College accepts 740 students in class of 26 for early action program – Harvard Gazette
Harvard College today accepted 740 students into the class of 2026 from a group of 9,406 who applied for the early action program. Last year, 743 students were selected from the 10,087 who applied.
“Each year Harvard sees an exceptional and talented pool of applicants entering the admissions cycle,” said William R. Fitzsimmons, dean of admissions and financial aid. “The class admitted this year brings strong talents and life experiences to Harvard that will shape our community for years to come.”
All students deferred in the early admission process will again be considered in the regular action cycle. Candidates for the ordinary decision are expected to receive admissions decisions at the end of March.
Due to the ongoing COVID-19 pandemic and its continued impact on test access for high school students, Harvard College will allow students to apply for admission without needing SAT or ACT scores for the next admitted classes of ’27, ’28, ’29 and 30.
The current admission cycle – for the class of 2026 – is the second for which students have been able to apply to Harvard without requiring standardized testing, as many students continue to have limited access to testing sites due to COVID- 19. As per Harvard’s Whole Person Admission Process, standardized testing is one factor among many considered. Achievements in and out of the classroom during the high school years – including extracurricular activities, community engagement, employment, and family responsibilities – are considered part of the admissions process.
“Students who do not submit standardized test results will not be at a disadvantage in their application process,” said Fitzsimmons. “Their applications will be considered on the basis of what they submitted, and they are encouraged to send in any material that they believe demonstrates their accomplishments in high school and their promise for the future. “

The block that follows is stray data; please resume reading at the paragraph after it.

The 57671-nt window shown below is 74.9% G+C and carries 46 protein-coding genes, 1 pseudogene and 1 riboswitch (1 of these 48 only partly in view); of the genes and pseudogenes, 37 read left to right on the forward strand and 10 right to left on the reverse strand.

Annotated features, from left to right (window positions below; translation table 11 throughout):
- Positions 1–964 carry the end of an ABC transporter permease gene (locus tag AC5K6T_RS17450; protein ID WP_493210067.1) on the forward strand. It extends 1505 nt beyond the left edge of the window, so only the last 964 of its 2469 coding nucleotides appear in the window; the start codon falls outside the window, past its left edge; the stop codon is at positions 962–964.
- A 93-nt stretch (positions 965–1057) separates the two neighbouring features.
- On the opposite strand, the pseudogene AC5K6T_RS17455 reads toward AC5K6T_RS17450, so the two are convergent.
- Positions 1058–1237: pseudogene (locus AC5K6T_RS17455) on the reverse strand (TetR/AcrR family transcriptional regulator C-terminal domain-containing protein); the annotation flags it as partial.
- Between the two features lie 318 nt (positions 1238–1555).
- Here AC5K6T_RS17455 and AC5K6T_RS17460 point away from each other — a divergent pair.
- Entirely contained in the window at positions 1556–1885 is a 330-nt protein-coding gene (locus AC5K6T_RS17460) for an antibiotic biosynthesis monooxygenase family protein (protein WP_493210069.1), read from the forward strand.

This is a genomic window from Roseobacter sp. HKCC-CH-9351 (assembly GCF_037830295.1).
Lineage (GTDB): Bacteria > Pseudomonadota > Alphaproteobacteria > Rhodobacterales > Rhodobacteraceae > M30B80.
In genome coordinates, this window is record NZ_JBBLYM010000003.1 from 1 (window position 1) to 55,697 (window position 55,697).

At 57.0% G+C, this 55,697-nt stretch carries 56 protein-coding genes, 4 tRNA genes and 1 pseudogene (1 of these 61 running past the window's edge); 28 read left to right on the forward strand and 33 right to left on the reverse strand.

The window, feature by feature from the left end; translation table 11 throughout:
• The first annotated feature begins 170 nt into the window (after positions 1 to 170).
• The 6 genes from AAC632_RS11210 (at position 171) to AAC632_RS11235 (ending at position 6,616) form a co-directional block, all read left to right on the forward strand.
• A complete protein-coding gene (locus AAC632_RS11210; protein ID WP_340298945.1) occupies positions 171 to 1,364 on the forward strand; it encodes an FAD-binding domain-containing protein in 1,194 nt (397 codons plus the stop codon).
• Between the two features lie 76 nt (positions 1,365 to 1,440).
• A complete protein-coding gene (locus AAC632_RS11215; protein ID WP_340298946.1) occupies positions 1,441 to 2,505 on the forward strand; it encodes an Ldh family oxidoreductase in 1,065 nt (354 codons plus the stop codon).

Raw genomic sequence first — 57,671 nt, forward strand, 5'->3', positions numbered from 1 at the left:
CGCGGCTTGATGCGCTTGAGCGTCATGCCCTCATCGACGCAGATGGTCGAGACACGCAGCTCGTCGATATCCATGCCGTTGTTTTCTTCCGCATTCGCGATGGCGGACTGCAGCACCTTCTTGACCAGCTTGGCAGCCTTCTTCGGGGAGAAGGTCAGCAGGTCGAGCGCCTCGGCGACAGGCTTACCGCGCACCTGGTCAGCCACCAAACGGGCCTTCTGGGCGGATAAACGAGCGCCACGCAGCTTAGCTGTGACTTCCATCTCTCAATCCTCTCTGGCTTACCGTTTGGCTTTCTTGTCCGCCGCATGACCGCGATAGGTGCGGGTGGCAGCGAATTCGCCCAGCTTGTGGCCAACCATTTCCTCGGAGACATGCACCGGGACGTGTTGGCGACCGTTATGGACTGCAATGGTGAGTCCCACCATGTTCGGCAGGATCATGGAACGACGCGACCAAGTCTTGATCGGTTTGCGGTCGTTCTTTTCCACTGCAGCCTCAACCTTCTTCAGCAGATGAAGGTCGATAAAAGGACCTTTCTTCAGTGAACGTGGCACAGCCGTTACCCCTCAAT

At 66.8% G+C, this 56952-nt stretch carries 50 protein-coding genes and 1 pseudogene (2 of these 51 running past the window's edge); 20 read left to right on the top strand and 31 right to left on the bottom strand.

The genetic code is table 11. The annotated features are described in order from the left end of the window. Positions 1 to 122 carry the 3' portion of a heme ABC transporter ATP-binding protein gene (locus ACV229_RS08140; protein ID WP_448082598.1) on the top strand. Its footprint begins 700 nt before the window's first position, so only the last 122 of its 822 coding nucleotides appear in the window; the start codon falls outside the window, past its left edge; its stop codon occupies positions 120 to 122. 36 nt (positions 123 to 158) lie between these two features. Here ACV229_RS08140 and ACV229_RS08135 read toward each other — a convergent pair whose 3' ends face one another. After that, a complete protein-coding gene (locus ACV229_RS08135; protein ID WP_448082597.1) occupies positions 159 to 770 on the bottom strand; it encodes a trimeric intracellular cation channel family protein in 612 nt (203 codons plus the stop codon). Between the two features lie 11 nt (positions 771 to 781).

Harvard’s generous financial aid program was cited as a factor by students and families during the Zoom sessions as a reason for applying. Harvard’s financial aid program – backed by the Harvard Financial Aid Initiative (HFAI) – aims to make the College accessible to any admitted student. More than half of undergraduates receive needs-based scholarships, paying an average of $ 12,700 per year in fiscal 2021. Twenty percent of families pay nothing, and Harvard does not require loans. International students receive the same financial aid as domestic students.
So far, nearly 12% of admitted students have come from first-generation academics, up from 16.7% last year. In addition, this year, an estimated 10.8% are eligible for Federal Pell Grants for those with exceptional needs.
African Americans make up 13.9% of those admitted (16.6% last year), Asian Americans 25.9% (23.4% last year), Latinx 10.5% (10.4% last year) and Native Americans and Hawaiians 3.7% (1.3% last year).
International citizens make up 12.6 percent of students admitted so far this year, up from 12.2 percent last year.
Students were notified of the early action decisions by email at 7 p.m. on December 16. Those admitted are not required to attend and have until May 1 to make their final decision. At this time, Harvard plans to maintain its current deferral policy for this admission cycle.
The deadline to request a regular ruling is 11:59 p.m. EST on January 1.
Currently, Harvard College is planning to host students on campus for a Visitas weekend in person. From April 24 to 25, Harvard will host a number of events designed to welcome the Admitted Class of 2026 and introduce them to the academic community, as well as the resources and opportunities available at Harvard. Harvard will continue to host virtual events for students through Crimson Connect, its online platform for the 2026 class, which will be used throughout the spring to engage with current students, faculty and staff. Students will receive information about Visitas and Crimson Connect through the Admitted Students website. The programming of Visitas in person will depend on the public health guidelines of the university, region and state. Any potential changes to the planned programming will be announced directly to the students.
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